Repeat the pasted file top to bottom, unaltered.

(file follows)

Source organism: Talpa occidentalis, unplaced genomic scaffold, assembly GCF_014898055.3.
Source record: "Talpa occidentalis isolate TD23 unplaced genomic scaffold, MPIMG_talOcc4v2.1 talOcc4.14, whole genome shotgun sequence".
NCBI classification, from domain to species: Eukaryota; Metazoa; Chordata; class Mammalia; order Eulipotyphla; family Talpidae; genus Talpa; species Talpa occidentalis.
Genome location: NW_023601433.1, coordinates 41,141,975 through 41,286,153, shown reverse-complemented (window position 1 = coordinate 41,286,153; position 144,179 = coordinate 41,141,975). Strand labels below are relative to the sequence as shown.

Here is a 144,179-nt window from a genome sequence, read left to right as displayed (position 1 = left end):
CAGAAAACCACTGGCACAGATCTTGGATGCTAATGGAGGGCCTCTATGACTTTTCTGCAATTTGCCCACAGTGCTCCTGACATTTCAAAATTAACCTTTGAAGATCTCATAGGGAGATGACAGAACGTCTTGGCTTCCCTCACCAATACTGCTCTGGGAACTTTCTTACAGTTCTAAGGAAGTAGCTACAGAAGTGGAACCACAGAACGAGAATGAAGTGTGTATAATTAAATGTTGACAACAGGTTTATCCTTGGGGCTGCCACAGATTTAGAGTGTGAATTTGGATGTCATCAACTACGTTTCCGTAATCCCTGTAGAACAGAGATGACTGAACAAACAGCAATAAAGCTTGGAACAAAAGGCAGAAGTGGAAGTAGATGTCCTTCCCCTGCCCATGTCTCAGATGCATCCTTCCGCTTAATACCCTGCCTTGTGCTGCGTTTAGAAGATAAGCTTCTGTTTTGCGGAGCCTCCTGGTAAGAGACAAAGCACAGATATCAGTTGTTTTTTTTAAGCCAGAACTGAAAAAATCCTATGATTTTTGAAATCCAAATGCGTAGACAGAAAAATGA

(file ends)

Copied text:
Source organism: Talpa occidentalis, unplaced genomic scaffold, assembly GCF_014898055.3.
Source record: "Talpa occidentalis isolate TD23 unplaced genomic scaffold, MPIMG_talOcc4v2.1 talOcc4.14, whole genome shotgun sequence".
NCBI classification, from domain to species: Eukaryota; Metazoa; Chordata; class Mammalia; order Eulipotyphla; family Talpidae; genus Talpa; species Talpa occidentalis.
Genome location: NW_023601433.1, coordinates 41,141,975 through 41,286,153, shown reverse-complemented (window position 1 = coordinate 41,286,153; position 144,179 = coordinate 41,141,975). Strand labels below are relative to the sequence as shown.

Here is a 144,179-nt window from a genome sequence, read left to right as displayed (position 1 = left end):
CAGAAAACCACTGGCACAGATCTTGGATGCTAATGGAGGGCCTCTATGACTTTTCTGCAATTTGCCCACAGTGCTCCTGACATTTCAAAATTAACCTTTGAAGATCTCATAGGGAGATGACAGAACGTCTTGGCTTCCCTCACCAATACTGCTCTGGGAACTTTCTTACAGTTCTAAGGAAGTAGCTACAGAAGTGGAACCACAGAACGAGAATGAAGTGTGTATAATTAAATGTTGACAACAGGTTTATCCTTGGGGCTGCCACAGATTTAGAGTGTGAATTTGGATGTCATCAACTACGTTTCCGTAATCCCTGTAGAACAGAGATGACTGAACAAACAGCAATAAAGCTTGGAACAAAAGGCAGAAGTGGAAGTAGATGTCCTTCCCCTGCCCATGTCTCAGATGCATCCTTCCGCTTAATACCCTGCCTTGTGCTGCGTTTAGAAGATAAGCTTCTGTTTTGCGGAGCCTCCTGGTAAGAGACAAAGCACAGATATCAGTTGTTTTTTTTAAGCCAGAACTGAAAAAATCCTATGATTTTTGAAATCCAAATGCGTAGACAGAAAAATGA